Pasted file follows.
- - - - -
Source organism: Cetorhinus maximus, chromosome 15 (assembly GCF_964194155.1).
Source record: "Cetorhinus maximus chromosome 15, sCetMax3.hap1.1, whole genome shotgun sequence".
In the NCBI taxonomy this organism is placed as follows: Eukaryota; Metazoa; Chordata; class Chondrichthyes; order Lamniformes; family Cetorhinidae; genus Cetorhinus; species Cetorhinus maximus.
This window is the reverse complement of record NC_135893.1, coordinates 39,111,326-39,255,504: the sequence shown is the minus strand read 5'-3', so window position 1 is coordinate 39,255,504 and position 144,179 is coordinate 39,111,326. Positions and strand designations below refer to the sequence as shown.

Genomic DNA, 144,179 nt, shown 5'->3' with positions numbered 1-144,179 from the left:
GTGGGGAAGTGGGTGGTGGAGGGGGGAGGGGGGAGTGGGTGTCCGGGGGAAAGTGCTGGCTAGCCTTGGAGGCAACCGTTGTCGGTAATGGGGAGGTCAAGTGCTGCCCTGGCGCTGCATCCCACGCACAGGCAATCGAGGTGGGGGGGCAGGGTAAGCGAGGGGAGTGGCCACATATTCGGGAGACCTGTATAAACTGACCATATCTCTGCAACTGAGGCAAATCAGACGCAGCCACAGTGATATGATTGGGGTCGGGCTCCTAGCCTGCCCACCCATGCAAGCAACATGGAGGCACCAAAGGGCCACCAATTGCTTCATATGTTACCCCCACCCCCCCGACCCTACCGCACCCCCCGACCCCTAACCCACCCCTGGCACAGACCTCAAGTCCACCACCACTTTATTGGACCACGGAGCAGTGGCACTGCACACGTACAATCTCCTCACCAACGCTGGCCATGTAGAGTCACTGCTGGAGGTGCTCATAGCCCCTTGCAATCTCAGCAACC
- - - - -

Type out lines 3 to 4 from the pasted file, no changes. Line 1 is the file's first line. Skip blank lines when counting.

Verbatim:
In the NCBI taxonomy this organism is placed as follows: Eukaryota; Metazoa; Chordata; class Chondrichthyes; order Lamniformes; family Cetorhinidae; genus Cetorhinus; species Cetorhinus maximus.
This window is the reverse complement of record NC_135893.1, coordinates 39,111,326-39,255,504: the sequence shown is the minus strand read 5'-3', so window position 1 is coordinate 39,255,504 and position 144,179 is coordinate 39,111,326. Positions and strand designations below refer to the sequence as shown.